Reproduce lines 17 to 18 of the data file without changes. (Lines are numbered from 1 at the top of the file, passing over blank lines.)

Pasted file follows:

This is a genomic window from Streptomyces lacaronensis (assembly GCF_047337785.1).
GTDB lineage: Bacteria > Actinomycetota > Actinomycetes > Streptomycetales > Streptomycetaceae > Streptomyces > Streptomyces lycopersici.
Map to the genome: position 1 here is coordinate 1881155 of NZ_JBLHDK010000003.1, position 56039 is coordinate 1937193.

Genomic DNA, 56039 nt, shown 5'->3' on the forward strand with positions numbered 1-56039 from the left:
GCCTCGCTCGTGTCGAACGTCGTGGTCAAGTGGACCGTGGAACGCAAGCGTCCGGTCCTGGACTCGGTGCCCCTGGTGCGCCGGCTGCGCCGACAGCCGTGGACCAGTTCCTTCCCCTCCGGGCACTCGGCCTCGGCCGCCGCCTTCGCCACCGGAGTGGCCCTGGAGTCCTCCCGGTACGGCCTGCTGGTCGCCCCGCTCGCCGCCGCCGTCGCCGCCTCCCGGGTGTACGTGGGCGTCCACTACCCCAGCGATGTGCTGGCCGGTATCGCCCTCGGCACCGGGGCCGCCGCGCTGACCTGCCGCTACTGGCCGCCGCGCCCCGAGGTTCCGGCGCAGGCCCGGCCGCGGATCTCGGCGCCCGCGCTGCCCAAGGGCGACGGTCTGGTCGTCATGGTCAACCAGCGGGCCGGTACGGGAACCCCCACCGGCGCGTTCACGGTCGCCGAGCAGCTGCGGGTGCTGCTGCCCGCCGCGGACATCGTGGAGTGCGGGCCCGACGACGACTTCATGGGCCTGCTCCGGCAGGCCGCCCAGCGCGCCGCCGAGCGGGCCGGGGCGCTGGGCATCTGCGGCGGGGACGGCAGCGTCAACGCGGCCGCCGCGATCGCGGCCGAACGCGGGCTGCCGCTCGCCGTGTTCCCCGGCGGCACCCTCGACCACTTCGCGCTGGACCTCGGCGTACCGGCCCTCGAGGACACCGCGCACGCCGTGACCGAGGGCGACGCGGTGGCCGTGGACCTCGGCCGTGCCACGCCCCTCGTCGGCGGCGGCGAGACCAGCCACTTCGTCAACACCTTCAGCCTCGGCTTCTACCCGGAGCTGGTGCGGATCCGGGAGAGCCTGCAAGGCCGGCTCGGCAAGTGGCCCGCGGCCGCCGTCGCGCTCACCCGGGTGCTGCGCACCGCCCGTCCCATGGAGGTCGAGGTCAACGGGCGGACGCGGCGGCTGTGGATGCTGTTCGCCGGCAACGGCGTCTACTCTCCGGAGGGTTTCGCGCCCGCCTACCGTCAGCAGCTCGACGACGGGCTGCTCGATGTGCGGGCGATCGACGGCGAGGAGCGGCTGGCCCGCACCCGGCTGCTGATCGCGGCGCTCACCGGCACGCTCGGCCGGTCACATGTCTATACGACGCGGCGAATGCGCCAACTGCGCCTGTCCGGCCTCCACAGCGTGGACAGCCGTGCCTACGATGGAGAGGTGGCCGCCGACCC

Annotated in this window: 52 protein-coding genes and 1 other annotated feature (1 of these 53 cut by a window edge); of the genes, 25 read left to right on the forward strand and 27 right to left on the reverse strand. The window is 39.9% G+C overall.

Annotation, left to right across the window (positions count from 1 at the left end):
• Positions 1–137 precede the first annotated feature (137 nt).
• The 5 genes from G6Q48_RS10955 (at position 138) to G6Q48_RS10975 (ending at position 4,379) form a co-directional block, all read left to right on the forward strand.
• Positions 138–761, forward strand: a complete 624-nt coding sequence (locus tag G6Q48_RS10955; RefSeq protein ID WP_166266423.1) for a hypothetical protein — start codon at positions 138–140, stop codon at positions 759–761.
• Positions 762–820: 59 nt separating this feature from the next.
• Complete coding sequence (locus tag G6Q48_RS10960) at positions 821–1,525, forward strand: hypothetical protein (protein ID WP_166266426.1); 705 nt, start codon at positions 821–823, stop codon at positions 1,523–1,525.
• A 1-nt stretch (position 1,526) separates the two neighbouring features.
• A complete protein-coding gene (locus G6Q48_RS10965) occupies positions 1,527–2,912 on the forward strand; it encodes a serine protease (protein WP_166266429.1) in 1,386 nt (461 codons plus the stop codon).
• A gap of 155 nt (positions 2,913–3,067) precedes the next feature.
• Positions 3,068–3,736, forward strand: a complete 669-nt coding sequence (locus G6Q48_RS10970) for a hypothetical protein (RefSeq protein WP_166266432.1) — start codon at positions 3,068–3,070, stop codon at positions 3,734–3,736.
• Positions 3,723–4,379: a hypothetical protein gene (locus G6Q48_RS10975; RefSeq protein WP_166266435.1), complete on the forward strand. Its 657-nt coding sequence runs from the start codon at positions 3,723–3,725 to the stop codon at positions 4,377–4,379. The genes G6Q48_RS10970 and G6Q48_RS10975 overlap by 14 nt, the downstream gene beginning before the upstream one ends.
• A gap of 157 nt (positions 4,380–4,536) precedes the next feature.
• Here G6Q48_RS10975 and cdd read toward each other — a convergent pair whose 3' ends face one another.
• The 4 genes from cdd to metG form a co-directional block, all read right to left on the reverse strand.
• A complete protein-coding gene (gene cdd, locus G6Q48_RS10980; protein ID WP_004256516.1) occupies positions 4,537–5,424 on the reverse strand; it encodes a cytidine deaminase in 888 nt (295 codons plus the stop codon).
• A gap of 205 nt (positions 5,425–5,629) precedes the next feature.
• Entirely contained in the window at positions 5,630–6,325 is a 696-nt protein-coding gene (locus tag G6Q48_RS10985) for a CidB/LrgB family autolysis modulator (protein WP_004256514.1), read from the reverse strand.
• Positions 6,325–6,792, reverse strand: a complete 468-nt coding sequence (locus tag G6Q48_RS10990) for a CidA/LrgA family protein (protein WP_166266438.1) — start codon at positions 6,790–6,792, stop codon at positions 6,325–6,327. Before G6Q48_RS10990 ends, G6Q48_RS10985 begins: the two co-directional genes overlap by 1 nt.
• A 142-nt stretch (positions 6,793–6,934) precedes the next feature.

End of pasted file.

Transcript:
• Positions 3,723–4,379: a hypothetical protein gene (locus G6Q48_RS10975; RefSeq protein WP_166266435.1), complete on the forward strand. Its 657-nt coding sequence runs from the start codon at positions 3,723–3,725 to the stop codon at positions 4,377–4,379. The genes G6Q48_RS10970 and G6Q48_RS10975 overlap by 14 nt, the downstream gene beginning before the upstream one ends.
• A gap of 157 nt (positions 4,380–4,536) precedes the next feature.